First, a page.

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MNR regs. did not apply to Emo Walleye Tourney

Dear Editor;
The Ministry of Natural Resources say they are handcuffed on how a fishing tournament is run; but all tournaments regulations have to abide to the rules and regulations of Ontario Fisheries.
This did not apply to the 2002 Emo Walleye Classic when these regulations were violated with fishermen bringing in a Walleye that exceeded the length limitations.
The proof of this infraction was written on Tuesday, December 31st, 2002 in the Fort Frances Times under this heading: “2002: Looking Back at the Year It Was”
Quote:
“Harvey Cochrane and Oliver Gibbons win the inaugural Emo Walleye Classic after three of the four fish brought in by leaders Bryan Hughes and Trevor Crosswell are found to exceed the acceptable length limitations”.
When regulations are broken a penalty of some degree in variance is administered. The breaking of the Ontario Fisheries regulations should have been an automatic disqualification and a fine dealt by the MNR, but the Tournament Officials gave the violators fifth place, thus cheating the team that fell just below the prize award list.
What if a non-tournament angler was caught with an illegal fish? “Yes” it would be a loss of equipment, a fine or both so why should a tournament angler have the rights on breaking the rules?
At the 2002 Atikokan Bass Tournament one team brought in one too many fish and were disqualified. They did not jeopardize the welfare of our fisheries but lost their time, expense and effort for this mistake. They did not break the Ontario Fishing regulation as you are allowed four Bass per person. They had seven instead of the Tournament regulation of six.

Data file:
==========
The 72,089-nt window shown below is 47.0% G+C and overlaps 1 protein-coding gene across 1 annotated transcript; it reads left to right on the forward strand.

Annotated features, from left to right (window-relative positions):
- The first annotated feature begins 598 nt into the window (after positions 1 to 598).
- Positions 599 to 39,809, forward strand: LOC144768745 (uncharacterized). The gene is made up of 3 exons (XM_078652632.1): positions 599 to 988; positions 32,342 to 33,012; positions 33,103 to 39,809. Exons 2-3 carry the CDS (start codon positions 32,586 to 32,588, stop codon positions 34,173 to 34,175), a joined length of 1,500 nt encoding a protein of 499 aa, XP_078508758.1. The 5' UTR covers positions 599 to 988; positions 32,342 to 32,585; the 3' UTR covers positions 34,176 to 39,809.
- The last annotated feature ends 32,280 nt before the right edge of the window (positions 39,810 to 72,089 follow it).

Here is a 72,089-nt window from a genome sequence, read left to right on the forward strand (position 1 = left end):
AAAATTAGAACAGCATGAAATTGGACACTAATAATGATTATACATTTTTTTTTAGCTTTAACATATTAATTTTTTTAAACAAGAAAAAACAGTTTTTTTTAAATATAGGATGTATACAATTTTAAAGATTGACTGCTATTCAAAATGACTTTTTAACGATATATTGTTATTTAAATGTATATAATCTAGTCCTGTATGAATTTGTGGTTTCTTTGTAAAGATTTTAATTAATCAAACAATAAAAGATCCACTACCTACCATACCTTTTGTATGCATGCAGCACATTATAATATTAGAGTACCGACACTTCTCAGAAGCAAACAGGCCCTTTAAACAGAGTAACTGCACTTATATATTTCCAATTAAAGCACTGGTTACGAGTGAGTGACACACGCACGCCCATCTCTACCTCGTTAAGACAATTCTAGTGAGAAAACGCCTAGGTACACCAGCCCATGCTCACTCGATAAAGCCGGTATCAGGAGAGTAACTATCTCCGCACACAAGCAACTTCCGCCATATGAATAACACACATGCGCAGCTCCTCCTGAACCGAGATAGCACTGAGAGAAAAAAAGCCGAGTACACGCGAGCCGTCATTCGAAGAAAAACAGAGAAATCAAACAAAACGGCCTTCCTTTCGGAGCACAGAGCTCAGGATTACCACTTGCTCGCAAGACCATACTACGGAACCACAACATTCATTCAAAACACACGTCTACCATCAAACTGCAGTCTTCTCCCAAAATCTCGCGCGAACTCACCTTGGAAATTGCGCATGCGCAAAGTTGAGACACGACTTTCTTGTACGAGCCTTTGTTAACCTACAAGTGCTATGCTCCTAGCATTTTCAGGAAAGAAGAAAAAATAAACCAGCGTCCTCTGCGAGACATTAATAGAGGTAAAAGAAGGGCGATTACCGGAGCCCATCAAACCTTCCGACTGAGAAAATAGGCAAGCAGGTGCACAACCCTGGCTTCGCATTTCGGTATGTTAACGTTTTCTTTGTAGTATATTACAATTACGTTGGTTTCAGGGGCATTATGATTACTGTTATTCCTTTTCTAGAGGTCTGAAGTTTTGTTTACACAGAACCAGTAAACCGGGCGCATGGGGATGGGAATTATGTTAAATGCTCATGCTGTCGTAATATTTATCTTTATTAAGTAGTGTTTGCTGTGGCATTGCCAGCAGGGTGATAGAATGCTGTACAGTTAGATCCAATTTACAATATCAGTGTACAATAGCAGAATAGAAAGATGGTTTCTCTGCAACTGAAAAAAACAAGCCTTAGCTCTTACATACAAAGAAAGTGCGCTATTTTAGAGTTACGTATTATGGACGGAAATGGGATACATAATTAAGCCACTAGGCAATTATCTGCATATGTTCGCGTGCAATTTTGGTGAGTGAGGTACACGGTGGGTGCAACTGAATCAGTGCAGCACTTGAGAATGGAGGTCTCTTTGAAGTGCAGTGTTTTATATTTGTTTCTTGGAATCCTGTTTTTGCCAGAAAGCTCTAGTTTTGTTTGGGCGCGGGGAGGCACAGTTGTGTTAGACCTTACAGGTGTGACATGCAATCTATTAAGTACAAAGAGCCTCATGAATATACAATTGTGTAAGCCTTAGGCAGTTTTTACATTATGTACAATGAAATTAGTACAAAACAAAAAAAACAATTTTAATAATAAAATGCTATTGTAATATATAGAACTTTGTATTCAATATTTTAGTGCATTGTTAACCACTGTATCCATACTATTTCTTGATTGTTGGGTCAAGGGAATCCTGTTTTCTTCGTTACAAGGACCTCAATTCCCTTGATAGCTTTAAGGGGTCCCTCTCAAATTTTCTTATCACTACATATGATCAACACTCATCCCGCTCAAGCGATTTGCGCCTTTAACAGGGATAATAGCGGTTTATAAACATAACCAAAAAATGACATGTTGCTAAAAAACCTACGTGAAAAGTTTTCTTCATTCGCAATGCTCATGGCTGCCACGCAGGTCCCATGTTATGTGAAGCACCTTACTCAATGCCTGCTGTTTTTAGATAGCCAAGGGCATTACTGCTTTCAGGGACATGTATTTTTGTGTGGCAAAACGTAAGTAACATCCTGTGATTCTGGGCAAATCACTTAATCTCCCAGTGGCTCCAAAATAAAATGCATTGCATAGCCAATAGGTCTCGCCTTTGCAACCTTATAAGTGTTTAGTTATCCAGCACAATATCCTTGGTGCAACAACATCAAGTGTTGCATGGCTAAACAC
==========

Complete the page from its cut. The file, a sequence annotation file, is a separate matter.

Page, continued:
If the Tournament committee are going to have rules and regulations they should stick to it, especially when it involves the Ontario Fisheries Regulation.
It is a concern of mine that the MNR has no jurisdiction on fishing tournament as there are mistakes that have caused the destruction of our Fisheries.
The highly stressed advertisement on “Catch and Live Release” is over emphasized. The catch and release is of significance but the “live” is somewhat doubtful as the past indicates.
We take what Mother Nature provides us for granted, but once gone it cannot be replaced.
–Mike Baranowski,
Nestor Falls